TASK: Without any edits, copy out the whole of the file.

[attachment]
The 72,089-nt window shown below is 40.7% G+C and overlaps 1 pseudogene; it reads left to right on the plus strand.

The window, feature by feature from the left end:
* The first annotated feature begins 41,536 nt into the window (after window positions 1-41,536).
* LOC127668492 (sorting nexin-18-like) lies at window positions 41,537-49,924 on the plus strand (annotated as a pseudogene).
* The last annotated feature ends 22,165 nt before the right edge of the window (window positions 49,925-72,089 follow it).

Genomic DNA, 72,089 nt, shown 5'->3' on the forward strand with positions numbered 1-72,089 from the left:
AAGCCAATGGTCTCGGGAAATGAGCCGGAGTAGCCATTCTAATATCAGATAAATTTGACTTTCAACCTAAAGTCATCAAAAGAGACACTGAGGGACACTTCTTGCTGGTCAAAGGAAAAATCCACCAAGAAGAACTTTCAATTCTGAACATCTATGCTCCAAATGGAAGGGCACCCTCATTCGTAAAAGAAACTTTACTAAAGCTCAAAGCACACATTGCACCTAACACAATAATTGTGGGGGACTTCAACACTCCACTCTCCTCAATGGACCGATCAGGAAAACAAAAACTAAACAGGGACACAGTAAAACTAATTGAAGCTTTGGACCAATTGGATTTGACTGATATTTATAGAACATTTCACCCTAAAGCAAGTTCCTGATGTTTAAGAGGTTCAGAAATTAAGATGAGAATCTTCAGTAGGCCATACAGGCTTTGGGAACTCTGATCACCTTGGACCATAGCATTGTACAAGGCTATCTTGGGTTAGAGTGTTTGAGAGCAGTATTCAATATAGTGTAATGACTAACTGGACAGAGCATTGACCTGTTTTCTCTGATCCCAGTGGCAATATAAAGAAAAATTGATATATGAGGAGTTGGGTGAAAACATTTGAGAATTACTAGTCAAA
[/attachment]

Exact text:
The 72,089-nt window shown below is 40.7% G+C and overlaps 1 pseudogene; it reads left to right on the plus strand.

The window, feature by feature from the left end:
* The first annotated feature begins 41,536 nt into the window (after window positions 1-41,536).
* LOC127668492 (sorting nexin-18-like) lies at window positions 41,537-49,924 on the plus strand (annotated as a pseudogene).
* The last annotated feature ends 22,165 nt before the right edge of the window (window positions 49,925-72,089 follow it).

Genomic DNA, 72,089 nt, shown 5'->3' on the forward strand with positions numbered 1-72,089 from the left:
AAGCCAATGGTCTCGGGAAATGAGCCGGAGTAGCCATTCTAATATCAGATAAATTTGACTTTCAACCTAAAGTCATCAAAAGAGACACTGAGGGACACTTCTTGCTGGTCAAAGGAAAAATCCACCAAGAAGAACTTTCAATTCTGAACATCTATGCTCCAAATGGAAGGGCACCCTCATTCGTAAAAGAAACTTTACTAAAGCTCAAAGCACACATTGCACCTAACACAATAATTGTGGGGGACTTCAACACTCCACTCTCCTCAATGGACCGATCAGGAAAACAAAAACTAAACAGGGACACAGTAAAACTAATTGAAGCTTTGGACCAATTGGATTTGACTGATATTTATAGAACATTTCACCCTAAAGCAAGTTCCTGATGTTTAAGAGGTTCAGAAATTAAGATGAGAATCTTCAGTAGGCCATACAGGCTTTGGGAACTCTGATCACCTTGGACCATAGCATTGTACAAGGCTATCTTGGGTTAGAGTGTTTGAGAGCAGTATTCAATATAGTGTAATGACTAACTGGACAGAGCATTGACCTGTTTTCTCTGATCCCAGTGGCAATATAAAGAAAAATTGATATATGAGGAGTTGGGTGAAAACATTTGAGAATTACTAGTCAAA